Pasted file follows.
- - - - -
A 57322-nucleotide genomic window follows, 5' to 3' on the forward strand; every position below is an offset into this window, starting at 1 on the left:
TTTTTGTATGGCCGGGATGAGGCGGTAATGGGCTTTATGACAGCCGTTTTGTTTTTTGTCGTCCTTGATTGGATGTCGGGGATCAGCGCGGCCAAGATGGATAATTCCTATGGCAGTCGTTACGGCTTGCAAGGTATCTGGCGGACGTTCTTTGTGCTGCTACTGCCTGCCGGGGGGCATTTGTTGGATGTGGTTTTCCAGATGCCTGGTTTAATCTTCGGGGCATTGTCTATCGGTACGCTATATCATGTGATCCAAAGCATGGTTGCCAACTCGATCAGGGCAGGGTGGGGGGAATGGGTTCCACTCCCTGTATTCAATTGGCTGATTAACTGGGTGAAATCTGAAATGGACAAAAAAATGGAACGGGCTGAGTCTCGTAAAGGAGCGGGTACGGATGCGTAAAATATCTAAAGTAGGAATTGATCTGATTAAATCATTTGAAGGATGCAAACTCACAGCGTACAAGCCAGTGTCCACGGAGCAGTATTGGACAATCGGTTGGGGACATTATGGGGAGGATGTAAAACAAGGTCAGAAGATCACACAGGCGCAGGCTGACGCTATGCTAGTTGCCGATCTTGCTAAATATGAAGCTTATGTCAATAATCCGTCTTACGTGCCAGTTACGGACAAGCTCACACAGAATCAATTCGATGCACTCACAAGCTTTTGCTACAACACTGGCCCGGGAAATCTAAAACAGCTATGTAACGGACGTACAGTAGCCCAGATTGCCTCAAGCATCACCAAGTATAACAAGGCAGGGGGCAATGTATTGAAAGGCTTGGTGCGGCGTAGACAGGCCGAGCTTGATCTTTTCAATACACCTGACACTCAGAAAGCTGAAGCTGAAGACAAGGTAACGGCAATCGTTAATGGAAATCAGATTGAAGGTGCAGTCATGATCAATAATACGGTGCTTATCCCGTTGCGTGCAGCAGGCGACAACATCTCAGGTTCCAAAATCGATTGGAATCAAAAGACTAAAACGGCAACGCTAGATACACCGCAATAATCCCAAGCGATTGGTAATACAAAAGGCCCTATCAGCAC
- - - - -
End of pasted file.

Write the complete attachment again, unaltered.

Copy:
A 57322-nucleotide genomic window follows, 5' to 3' on the forward strand; every position below is an offset into this window, starting at 1 on the left:
TTTTTGTATGGCCGGGATGAGGCGGTAATGGGCTTTATGACAGCCGTTTTGTTTTTTGTCGTCCTTGATTGGATGTCGGGGATCAGCGCGGCCAAGATGGATAATTCCTATGGCAGTCGTTACGGCTTGCAAGGTATCTGGCGGACGTTCTTTGTGCTGCTACTGCCTGCCGGGGGGCATTTGTTGGATGTGGTTTTCCAGATGCCTGGTTTAATCTTCGGGGCATTGTCTATCGGTACGCTATATCATGTGATCCAAAGCATGGTTGCCAACTCGATCAGGGCAGGGTGGGGGGAATGGGTTCCACTCCCTGTATTCAATTGGCTGATTAACTGGGTGAAATCTGAAATGGACAAAAAAATGGAACGGGCTGAGTCTCGTAAAGGAGCGGGTACGGATGCGTAAAATATCTAAAGTAGGAATTGATCTGATTAAATCATTTGAAGGATGCAAACTCACAGCGTACAAGCCAGTGTCCACGGAGCAGTATTGGACAATCGGTTGGGGACATTATGGGGAGGATGTAAAACAAGGTCAGAAGATCACACAGGCGCAGGCTGACGCTATGCTAGTTGCCGATCTTGCTAAATATGAAGCTTATGTCAATAATCCGTCTTACGTGCCAGTTACGGACAAGCTCACACAGAATCAATTCGATGCACTCACAAGCTTTTGCTACAACACTGGCCCGGGAAATCTAAAACAGCTATGTAACGGACGTACAGTAGCCCAGATTGCCTCAAGCATCACCAAGTATAACAAGGCAGGGGGCAATGTATTGAAAGGCTTGGTGCGGCGTAGACAGGCCGAGCTTGATCTTTTCAATACACCTGACACTCAGAAAGCTGAAGCTGAAGACAAGGTAACGGCAATCGTTAATGGAAATCAGATTGAAGGTGCAGTCATGATCAATAATACGGTGCTTATCCCGTTGCGTGCAGCAGGCGACAACATCTCAGGTTCCAAAATCGATTGGAATCAAAAGACTAAAACGGCAACGCTAGATACACCGCAATAATCCCAAGCGATTGGTAATACAAAAGGCCCTATCAGCAC